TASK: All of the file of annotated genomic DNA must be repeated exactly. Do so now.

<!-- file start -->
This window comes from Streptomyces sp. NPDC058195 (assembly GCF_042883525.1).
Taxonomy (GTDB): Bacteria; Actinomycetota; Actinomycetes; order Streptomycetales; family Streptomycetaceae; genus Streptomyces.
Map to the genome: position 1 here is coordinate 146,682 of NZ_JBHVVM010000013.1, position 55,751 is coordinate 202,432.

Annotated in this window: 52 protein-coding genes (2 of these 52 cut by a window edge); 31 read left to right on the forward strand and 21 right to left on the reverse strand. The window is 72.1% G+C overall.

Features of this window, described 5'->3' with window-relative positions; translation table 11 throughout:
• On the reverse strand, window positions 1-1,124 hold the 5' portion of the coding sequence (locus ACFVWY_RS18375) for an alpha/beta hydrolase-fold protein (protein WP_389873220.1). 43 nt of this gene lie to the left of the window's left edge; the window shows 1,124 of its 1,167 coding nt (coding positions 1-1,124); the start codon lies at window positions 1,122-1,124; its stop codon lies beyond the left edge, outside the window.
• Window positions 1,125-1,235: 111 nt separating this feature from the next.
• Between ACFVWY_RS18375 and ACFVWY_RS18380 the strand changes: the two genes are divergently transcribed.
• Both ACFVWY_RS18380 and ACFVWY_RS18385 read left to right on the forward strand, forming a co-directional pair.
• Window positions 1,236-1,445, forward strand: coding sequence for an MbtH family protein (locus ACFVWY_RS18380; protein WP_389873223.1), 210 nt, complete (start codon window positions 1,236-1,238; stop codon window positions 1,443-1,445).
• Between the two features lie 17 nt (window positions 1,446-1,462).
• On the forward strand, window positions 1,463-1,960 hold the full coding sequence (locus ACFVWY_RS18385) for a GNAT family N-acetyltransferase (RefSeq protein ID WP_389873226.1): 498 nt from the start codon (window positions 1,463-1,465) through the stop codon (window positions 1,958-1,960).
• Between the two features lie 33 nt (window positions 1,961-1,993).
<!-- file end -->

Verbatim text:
This window comes from Streptomyces sp. NPDC058195 (assembly GCF_042883525.1).
Taxonomy (GTDB): Bacteria; Actinomycetota; Actinomycetes; order Streptomycetales; family Streptomycetaceae; genus Streptomyces.
Map to the genome: position 1 here is coordinate 146,682 of NZ_JBHVVM010000013.1, position 55,751 is coordinate 202,432.

Annotated in this window: 52 protein-coding genes (2 of these 52 cut by a window edge); 31 read left to right on the forward strand and 21 right to left on the reverse strand. The window is 72.1% G+C overall.

Features of this window, described 5'->3' with window-relative positions; translation table 11 throughout:
• On the reverse strand, window positions 1-1,124 hold the 5' portion of the coding sequence (locus ACFVWY_RS18375) for an alpha/beta hydrolase-fold protein (protein WP_389873220.1). 43 nt of this gene lie to the left of the window's left edge; the window shows 1,124 of its 1,167 coding nt (coding positions 1-1,124); the start codon lies at window positions 1,122-1,124; its stop codon lies beyond the left edge, outside the window.
• Window positions 1,125-1,235: 111 nt separating this feature from the next.
• Between ACFVWY_RS18375 and ACFVWY_RS18380 the strand changes: the two genes are divergently transcribed.
• Both ACFVWY_RS18380 and ACFVWY_RS18385 read left to right on the forward strand, forming a co-directional pair.
• Window positions 1,236-1,445, forward strand: coding sequence for an MbtH family protein (locus ACFVWY_RS18380; protein WP_389873223.1), 210 nt, complete (start codon window positions 1,236-1,238; stop codon window positions 1,443-1,445).
• Between the two features lie 17 nt (window positions 1,446-1,462).
• On the forward strand, window positions 1,463-1,960 hold the full coding sequence (locus ACFVWY_RS18385) for a GNAT family N-acetyltransferase (RefSeq protein ID WP_389873226.1): 498 nt from the start codon (window positions 1,463-1,465) through the stop codon (window positions 1,958-1,960).
• Between the two features lie 33 nt (window positions 1,961-1,993).